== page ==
Anne Audain

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Anne Audain
Medal record
Women's Athletics
Representing  New Zealand
Commonwealth Games
Gold medal – first place 1982 Brisbane 3000m
Silver medal – second place 1986 Edinburgh 10000m

Anne Frances Audain, MBE (née Garrett, born 1 November 1955 in Auckland[1]), is a New Zealand middle and long distance athlete, competing in three Olympic Games and four Commonwealth Games.[2]

At the age of 17 she came ninth in the 1973 World Cross Country Championships. She ran in the 1500 m at the 1974 British Commonwealth Games in Christchurch, New Zealand, finishing sixth, and top New Zealander, in the final with a time of 4 m 21.1s.

In the 1976 Summer Olympics in Montreal, Audain competed in both the 800 and 1500 m. Although she failed to get past the heats, she broke the New Zealand record for the 1500 m.

Prior to the start of the 1980s, major track and field athletics meetings had not had any women's events longer than 1500 metres. This started to change early in the new decade, and in March 1982, Audain competed in her first 5000 metres, breaking the world record. In the 1982 Commonwealth Games in Brisbane she won Gold in the 3000 metres in 8m 45.53s, a New Zealand record. The record stood for 25 Years until it was finally broken by Kimberley Smith of Auckland, when she ran 8min 35.31sec on 25 July 2007 in Monaco.

At the 1984 Olympic Games Audain competed in the inaugural women's Olympic marathon. In the 1988 Games, her last, she finished 11th in the inaugural women's 10,000m10.000 metres.[3]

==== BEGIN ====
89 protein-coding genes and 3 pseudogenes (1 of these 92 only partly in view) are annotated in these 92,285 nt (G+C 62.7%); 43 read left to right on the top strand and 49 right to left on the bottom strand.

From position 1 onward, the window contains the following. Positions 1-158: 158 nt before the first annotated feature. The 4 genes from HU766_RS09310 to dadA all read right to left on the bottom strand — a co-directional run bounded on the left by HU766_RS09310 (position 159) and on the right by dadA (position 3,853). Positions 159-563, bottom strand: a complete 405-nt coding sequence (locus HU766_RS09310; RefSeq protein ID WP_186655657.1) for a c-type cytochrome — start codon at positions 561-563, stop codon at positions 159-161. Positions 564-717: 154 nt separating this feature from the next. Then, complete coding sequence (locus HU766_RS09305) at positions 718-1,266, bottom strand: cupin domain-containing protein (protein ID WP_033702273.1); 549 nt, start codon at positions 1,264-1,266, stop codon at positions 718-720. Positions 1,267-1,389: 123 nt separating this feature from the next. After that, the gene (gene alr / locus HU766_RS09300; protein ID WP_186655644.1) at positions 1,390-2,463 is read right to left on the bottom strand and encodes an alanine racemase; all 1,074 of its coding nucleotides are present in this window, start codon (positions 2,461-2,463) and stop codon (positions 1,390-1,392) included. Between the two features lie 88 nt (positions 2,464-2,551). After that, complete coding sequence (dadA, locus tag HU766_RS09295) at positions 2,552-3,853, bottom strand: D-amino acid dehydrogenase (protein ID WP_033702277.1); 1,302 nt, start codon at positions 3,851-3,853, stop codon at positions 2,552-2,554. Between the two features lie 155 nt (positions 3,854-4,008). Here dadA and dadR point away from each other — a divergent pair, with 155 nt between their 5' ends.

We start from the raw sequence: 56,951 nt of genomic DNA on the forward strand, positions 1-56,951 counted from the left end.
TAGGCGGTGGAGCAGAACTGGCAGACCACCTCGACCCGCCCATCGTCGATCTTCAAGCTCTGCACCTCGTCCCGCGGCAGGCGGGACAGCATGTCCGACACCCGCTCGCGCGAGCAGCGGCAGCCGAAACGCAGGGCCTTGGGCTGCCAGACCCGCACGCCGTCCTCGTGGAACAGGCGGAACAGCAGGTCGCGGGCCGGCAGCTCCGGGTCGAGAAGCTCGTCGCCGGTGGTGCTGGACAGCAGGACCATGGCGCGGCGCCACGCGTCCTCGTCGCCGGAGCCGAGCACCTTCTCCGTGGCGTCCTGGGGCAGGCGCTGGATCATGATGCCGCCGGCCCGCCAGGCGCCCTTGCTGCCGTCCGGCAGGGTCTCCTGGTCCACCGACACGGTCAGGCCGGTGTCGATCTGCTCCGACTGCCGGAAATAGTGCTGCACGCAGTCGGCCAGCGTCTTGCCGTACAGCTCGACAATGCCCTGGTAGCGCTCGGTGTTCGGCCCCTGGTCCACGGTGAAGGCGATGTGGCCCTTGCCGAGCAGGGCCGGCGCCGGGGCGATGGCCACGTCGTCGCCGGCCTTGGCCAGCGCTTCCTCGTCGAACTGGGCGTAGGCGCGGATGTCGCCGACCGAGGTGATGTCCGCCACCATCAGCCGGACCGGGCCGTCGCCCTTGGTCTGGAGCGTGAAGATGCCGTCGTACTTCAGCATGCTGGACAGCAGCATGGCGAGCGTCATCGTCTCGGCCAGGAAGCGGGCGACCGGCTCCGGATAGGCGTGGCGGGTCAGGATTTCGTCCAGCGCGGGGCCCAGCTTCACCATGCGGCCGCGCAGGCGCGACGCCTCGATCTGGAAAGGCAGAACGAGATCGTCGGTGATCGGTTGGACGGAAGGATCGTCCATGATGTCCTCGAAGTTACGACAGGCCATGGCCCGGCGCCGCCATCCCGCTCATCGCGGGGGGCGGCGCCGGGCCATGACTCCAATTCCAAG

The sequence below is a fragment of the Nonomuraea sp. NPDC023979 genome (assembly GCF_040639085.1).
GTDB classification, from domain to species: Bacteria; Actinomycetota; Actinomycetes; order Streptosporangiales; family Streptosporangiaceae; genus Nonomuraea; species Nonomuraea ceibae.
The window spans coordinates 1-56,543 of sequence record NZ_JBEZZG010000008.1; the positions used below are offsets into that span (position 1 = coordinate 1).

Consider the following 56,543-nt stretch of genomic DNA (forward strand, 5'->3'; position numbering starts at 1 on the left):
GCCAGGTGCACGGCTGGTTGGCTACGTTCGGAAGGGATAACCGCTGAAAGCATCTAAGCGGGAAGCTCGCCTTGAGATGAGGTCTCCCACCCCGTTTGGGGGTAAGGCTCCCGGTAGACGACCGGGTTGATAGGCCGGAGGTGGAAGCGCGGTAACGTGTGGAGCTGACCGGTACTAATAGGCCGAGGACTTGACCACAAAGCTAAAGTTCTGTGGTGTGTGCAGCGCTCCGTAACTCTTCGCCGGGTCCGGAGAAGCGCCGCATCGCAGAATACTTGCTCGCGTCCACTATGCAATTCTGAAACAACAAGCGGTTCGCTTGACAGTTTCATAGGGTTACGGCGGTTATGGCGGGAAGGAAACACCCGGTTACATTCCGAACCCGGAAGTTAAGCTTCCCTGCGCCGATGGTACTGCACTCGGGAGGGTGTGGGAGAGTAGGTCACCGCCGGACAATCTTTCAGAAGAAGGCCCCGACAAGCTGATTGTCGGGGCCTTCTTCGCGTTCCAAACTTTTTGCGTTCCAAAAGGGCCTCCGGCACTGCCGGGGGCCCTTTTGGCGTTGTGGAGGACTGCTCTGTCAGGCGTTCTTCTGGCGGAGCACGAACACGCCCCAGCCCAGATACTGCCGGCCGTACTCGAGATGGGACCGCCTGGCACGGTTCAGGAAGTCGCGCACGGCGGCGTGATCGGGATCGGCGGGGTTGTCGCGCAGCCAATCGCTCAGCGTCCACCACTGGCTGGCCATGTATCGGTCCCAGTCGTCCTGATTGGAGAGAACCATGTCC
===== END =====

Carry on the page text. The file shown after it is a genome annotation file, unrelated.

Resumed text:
In 1993 Audain founded the Idaho Women's Fitness Celebration 5K, now the largest 5 kilometres (3.1 mi) race for women in the USA.[4]

In the 1995 New Year Honours she was awarded the MBE for services to athletics.[5]

In February 2008 Audain was inducted into the Running USA Hall of Champions, and on 3 February 2009 she was inducted into the New Zealand Sports Hall of Fame; She has the unique distinction of being in three Halls of Fame in two nations as in 2014 she was inducted into the RRCA Distance Running Hall of Fame too.


  1. ^ Ron Palenski (2004 ,2008). Black Gold. New Zealand Sports Hall of Fame. p. 18,40. ISBN 0-473-08536-4.  Check date values in: |date= (help)
  2. ^ "Anne Audain at NZ Olympic Committee website". Retrieved 22 August 2012. 
  3. ^ Anne Garrett-Audain SR Sports Reference website
  4. ^ "St Luke's Women's Fitness Celebration". Archived from the original on 30 August 2012. Retrieved 22 August 2012. 
  5. ^ London Gazette (supplement), No. 53894, 30 December 1994. Retrieved 7 January 2013.